November 3rd is Election Day in the United States. Every election is important, but this election is particularly crucial. It is one of the most important elections in our lifetime—the 2020 election will determine the course of the United States for the next 10 years or more. With so much on the line, every vote counts—but the security and integrity of, and voter confidence in, the election itself are also at risk.
The Senate Intelligence Committee determined that Russia influenced and interfered with the 2016 election, and US intelligence agencies report that Russia and other nations are spreading misinformation and actively trying to hack the 2020 election as well. The COVID-19 pandemic combined with social and political unrest across the country provides cyber adversaries with a larger attack surface for manipulation and exploitation. Heightened cybersecurity awareness and effective cybersecurity are more crucial than ever to ensure our votes are counted.
Heightened cybersecurity awareness and effective cybersecurity are more crucial than ever to ensure our votes are counted.
As the clock winds down to Election Day — and early voting and mail-in voting begin across the country — we need to consider whether we can trust the technology and processes we rely on for voting. Is the supply chain intact? Can we ensure the integrity of voter registration databases? Are media outlets and social media having an adverse influence on the election? Most importantly, can voters trust the process and have confidence that their votes will be properly counted? Clearly, we need around-the-clock vigilance between now and November 3rd to secure our vote.
Covert and Overt Actions that can Influence the Vote
Political campaigns are all about influence and swaying opinion—but those activities should be limited to the candidates and American interests. Foreign nations should not manipulate or interfere with our democratic election process, yet they do. There are foreign influences that are plainly visible, and then there are clandestine methods that are not visible. Spies who operate without being detected may impact the election. They can also steal intellectual property, manipulate technology, and recruit potential agents and mules to deliver exploits and payloads.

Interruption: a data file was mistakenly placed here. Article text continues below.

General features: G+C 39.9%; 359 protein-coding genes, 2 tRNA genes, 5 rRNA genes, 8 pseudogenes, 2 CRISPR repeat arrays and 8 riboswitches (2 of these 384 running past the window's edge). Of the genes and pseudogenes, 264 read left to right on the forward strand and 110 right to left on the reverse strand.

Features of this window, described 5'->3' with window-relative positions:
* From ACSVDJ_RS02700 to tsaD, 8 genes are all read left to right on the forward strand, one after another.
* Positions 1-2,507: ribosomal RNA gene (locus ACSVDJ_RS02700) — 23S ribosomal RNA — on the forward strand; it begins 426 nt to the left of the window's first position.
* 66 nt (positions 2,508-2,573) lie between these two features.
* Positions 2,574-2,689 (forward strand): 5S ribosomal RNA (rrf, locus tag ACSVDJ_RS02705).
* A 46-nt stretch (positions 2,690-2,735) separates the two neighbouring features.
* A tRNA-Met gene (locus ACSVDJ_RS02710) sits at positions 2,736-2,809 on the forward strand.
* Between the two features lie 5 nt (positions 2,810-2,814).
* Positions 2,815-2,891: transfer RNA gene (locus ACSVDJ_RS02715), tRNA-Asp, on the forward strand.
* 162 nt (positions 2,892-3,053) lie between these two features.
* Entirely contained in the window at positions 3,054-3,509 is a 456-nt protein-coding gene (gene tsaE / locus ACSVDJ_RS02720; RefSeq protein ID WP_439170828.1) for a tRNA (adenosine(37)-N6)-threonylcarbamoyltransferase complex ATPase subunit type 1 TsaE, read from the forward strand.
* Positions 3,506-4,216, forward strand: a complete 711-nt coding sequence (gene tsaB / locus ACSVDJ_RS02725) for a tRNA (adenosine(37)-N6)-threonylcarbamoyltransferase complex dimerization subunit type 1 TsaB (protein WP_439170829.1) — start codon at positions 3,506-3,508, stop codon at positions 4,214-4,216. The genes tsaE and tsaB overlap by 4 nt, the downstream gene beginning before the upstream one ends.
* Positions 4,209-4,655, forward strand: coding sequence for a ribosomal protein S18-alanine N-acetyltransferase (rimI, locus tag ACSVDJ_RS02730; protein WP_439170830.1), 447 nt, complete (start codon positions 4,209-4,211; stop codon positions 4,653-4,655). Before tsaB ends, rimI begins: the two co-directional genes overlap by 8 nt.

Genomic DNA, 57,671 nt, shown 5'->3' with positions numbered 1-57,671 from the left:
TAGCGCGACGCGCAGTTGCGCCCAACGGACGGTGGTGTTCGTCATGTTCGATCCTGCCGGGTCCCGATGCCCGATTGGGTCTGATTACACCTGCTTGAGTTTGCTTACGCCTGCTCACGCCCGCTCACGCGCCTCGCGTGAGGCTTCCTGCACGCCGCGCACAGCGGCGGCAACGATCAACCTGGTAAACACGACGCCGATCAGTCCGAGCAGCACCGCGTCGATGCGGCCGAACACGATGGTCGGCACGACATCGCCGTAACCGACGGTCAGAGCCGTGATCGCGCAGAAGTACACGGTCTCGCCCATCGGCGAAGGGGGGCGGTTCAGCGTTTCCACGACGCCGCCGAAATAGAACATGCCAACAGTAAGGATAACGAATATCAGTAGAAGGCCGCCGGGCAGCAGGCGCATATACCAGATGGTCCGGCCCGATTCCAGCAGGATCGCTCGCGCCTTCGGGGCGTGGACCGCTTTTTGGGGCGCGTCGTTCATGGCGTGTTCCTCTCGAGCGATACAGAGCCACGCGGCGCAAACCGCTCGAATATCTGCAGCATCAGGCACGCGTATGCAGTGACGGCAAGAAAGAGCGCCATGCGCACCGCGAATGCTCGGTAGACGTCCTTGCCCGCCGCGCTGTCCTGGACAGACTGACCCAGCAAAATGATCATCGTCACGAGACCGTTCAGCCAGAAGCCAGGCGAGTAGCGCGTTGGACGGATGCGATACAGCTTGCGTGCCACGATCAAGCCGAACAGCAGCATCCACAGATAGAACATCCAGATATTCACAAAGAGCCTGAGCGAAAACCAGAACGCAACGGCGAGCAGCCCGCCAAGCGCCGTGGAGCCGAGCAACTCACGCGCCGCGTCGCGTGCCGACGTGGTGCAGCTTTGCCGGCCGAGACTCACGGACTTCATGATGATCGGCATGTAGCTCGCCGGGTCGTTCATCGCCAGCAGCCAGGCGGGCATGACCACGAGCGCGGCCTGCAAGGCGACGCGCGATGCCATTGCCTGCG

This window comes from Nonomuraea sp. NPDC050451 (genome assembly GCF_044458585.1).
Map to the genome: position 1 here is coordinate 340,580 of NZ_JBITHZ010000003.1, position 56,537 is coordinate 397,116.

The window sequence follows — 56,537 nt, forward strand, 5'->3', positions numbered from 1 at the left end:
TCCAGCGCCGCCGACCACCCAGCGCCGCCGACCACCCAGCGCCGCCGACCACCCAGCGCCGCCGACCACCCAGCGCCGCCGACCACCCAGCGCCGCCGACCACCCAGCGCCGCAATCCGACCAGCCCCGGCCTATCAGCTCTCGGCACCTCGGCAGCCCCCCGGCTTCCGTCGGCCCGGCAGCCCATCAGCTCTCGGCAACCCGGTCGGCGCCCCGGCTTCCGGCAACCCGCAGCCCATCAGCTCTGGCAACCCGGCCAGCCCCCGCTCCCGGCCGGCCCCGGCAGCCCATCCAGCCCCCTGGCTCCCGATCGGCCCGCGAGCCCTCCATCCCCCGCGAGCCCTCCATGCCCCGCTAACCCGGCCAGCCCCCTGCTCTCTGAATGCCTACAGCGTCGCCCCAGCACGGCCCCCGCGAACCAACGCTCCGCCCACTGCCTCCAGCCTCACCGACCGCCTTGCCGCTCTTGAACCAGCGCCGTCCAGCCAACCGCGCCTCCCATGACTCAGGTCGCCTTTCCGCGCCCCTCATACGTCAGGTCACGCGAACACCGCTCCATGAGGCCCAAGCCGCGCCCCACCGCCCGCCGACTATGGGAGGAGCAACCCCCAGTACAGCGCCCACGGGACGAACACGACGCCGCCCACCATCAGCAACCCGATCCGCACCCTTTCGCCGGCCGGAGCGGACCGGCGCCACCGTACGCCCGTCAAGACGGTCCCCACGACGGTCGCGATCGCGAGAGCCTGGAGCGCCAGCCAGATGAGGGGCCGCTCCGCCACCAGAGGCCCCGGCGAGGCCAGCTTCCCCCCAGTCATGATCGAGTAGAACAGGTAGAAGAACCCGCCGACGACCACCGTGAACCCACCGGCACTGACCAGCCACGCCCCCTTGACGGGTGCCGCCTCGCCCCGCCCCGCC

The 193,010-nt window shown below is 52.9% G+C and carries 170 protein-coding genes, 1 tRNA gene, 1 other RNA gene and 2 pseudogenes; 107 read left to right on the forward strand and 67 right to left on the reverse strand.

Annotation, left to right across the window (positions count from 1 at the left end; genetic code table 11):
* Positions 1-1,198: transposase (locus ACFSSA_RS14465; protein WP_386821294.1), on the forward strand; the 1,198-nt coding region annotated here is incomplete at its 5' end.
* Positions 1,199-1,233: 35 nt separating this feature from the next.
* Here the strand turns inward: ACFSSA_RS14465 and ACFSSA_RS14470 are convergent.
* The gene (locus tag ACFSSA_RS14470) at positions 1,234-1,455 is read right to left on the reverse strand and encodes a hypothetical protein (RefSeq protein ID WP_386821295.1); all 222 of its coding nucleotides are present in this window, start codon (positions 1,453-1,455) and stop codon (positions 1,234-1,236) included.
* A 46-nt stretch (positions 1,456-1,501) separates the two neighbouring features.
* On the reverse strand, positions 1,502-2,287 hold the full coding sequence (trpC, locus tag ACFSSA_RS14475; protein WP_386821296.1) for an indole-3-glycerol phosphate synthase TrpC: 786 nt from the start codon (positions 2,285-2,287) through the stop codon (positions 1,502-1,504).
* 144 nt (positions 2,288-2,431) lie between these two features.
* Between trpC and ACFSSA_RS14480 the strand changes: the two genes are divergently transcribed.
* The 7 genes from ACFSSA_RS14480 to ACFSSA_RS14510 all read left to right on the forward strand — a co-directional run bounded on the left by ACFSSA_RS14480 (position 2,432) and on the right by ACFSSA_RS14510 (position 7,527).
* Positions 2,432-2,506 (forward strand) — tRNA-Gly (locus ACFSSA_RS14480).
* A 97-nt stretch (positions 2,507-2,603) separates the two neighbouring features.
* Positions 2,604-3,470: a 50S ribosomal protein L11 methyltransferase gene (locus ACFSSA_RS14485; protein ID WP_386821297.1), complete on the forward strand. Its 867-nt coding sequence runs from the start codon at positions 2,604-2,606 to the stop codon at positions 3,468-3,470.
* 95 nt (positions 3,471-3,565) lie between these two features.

Social media is a double-edged sword when it comes to information. It can be a great way to do research, engage in rational discussion, and learn about the candidates and current issues. The problem is that it is also an extremely efficient way to spread misinformation, and many people can’t tell the difference. Deepfake videos and fake propaganda released on social media platforms are part of disinformation campaigns and political agitation that drive a wedge between people and prevent productive dialogue.
The COVID-19 pandemic is driving a spike in demand for mail-in ballots so people can avoid gathering at polling sites and exposing themselves to potential risk from the virus. However, the United States Postal Service is struggling, and there have been a number of cuts and changes that seem specifically intended to make it more difficult to vote by mail. Once ballots get to a post office, both the mail-in ballots and post office sorting machines are ripe for insider threats, human manipulation, and fraud if not managed and monitored appropriately.